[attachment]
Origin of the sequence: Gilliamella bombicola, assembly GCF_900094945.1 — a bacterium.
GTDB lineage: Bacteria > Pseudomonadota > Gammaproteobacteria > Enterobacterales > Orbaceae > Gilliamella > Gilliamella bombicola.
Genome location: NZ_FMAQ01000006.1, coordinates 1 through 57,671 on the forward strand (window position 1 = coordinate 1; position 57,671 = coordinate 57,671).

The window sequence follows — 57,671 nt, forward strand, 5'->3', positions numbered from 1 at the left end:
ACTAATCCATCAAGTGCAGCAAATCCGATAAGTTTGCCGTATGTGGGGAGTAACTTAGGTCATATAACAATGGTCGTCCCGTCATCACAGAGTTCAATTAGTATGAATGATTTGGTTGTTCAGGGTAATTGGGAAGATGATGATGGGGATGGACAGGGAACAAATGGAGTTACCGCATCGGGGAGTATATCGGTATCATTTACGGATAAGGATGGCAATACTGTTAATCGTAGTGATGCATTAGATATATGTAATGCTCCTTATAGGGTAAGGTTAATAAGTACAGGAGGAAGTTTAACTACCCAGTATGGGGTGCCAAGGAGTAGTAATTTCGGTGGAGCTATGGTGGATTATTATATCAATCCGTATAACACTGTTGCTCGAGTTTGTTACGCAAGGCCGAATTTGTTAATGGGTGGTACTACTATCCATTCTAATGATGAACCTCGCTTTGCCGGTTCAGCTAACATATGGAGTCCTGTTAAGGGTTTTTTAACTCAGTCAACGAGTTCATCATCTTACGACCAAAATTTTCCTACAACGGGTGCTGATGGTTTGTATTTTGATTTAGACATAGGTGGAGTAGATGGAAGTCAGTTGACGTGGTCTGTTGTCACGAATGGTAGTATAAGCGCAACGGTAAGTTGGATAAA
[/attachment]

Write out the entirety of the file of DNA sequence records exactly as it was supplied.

Origin of the sequence: Gilliamella bombicola, assembly GCF_900094945.1 — a bacterium.
GTDB lineage: Bacteria > Pseudomonadota > Gammaproteobacteria > Enterobacterales > Orbaceae > Gilliamella > Gilliamella bombicola.
Genome location: NZ_FMAQ01000006.1, coordinates 1 through 57,671 on the forward strand (window position 1 = coordinate 1; position 57,671 = coordinate 57,671).

The window sequence follows — 57,671 nt, forward strand, 5'->3', positions numbered from 1 at the left end:
ACTAATCCATCAAGTGCAGCAAATCCGATAAGTTTGCCGTATGTGGGGAGTAACTTAGGTCATATAACAATGGTCGTCCCGTCATCACAGAGTTCAATTAGTATGAATGATTTGGTTGTTCAGGGTAATTGGGAAGATGATGATGGGGATGGACAGGGAACAAATGGAGTTACCGCATCGGGGAGTATATCGGTATCATTTACGGATAAGGATGGCAATACTGTTAATCGTAGTGATGCATTAGATATATGTAATGCTCCTTATAGGGTAAGGTTAATAAGTACAGGAGGAAGTTTAACTACCCAGTATGGGGTGCCAAGGAGTAGTAATTTCGGTGGAGCTATGGTGGATTATTATATCAATCCGTATAACACTGTTGCTCGAGTTTGTTACGCAAGGCCGAATTTGTTAATGGGTGGTACTACTATCCATTCTAATGATGAACCTCGCTTTGCCGGTTCAGCTAACATATGGAGTCCTGTTAAGGGTTTTTTAACTCAGTCAACGAGTTCATCATCTTACGACCAAAATTTTCCTACAACGGGTGCTGATGGTTTGTATTTTGATTTAGACATAGGTGGAGTAGATGGAAGTCAGTTGACGTGGTCTGTTGTCACGAATGGTAGTATAAGCGCAACGGTAAGTTGGATAAA